A Guest Editorial by Phil Factor...
It's in my nature to try to think of new business opportunities in IT.
One of my enduring fancies is to start up a company that specialises in the euthanasia of IT developments. There are plenty of people who wreck them by sheer fat-headedness, but I mean deliberate mercy-killing. The idea came to me from a friend who had a dearly-loved old pet dog who was beginning to suffer. He couldn't bring himself to take the dog to the vet to have him put down, and just happened to remark that he wished that there was a company that would undertake pet-assassinations, so that he somehow wouldn't feel directly responsible for being his dumb chum's nemesis.
I tried to imagine shooting an aged pet with a high-caliber rifle, as it staggered arthritically into the garden to answer the call of nature, but it wasn't really my scene. However, the equivalent procedure for an ailing IT project…now that had merit!
I could immediately think of any number of projects that had struggled painfully on, long after the original business requirement was a distant memory, and the possibility of success a misty dream. Such projects cause much heartache, and often-ruinous expense. Unfortunately, very few companies take the responsibility for publicly calling a halt to a project in time to prevent this; they simply lack the courage to look a developer or project manager squarely in the eye and tell him that his beloved project is toast.
However, what if the company that wanted to do a 'wet job' on one of their IT projects could make a discreet phone call to "Phil Factor Enterprises Inc"? All unwanted projects disposed of with minimum fuss and complete discretion. Database projects a specialty!
The fact is that there are many ways to "tweak" parts of a SQL Server database that would result in baffling behaviour, and soon have the developers running for the hills. I tremble to think of the number of ways I have accidentally brought a SQL Server Database to its knees: and most of these could be used maliciously and undetectably.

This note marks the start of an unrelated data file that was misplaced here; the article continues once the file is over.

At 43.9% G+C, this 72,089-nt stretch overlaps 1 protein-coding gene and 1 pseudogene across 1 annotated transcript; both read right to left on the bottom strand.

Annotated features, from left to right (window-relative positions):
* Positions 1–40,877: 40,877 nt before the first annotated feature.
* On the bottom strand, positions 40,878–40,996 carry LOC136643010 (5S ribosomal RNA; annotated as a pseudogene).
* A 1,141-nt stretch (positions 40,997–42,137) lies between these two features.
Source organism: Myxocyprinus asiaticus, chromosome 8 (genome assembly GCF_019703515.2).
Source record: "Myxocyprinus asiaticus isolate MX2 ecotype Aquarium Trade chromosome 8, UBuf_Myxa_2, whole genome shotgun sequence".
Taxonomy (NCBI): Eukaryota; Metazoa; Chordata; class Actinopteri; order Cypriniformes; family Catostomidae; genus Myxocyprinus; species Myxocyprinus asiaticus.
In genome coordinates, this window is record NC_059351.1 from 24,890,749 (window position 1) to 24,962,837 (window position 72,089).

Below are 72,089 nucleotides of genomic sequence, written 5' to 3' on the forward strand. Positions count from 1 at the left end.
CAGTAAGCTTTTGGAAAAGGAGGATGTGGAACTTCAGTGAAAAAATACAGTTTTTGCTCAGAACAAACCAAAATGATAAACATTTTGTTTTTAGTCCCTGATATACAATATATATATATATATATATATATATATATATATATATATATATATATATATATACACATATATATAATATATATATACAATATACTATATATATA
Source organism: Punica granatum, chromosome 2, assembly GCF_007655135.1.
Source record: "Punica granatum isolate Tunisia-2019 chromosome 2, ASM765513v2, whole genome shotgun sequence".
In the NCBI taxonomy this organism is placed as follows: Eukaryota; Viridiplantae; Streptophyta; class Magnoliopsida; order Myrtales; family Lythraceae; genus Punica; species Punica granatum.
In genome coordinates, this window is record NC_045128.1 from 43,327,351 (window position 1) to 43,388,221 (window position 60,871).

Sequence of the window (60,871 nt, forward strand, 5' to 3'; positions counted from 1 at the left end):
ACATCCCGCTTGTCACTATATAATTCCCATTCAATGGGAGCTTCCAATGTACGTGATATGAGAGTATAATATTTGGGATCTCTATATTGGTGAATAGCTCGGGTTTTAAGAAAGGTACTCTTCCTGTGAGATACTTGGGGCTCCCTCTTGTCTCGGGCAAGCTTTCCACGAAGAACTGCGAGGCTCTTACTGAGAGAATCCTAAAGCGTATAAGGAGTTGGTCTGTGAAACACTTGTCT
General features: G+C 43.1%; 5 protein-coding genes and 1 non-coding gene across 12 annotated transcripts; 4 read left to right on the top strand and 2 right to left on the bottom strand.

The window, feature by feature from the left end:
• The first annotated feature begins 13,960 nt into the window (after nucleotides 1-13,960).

I won't tell you any of these sabotage techniques, just in case the wrong people read this editorial. Here, though, is a simple example that has been so well-known for a couple of years that I'm not teaching the villains anything new. Just create one or more triggers and insert this code:
IF convert(int,RAND() * 100 + 1)=20
declare @Cause varchar(22)
select @Cause =case when rand()>0.5 then 'lock' else 'communication buffer' end
RAISERROR( 'Transaction (Process ID %d) was deadlocked on %.*ls resources with another process and has been chosen as the deadlock victim. Rerun the transaction.', 13, 52, @@SPID, 22, @cause )
The result is apparently random deadlocks for around one in every hundred transactions involving the table. It is surprising how few people notice that the message number is wrong, (should be 1205), or who use trace flag 1204 to gather more information.
One dreams of course, but I can't help wondering if there is some technique, along these lines, that would cause such a crisis as to afford a business the excuse to send a tormented project toward the light in a painless way, breathe a sigh of relief, and move on.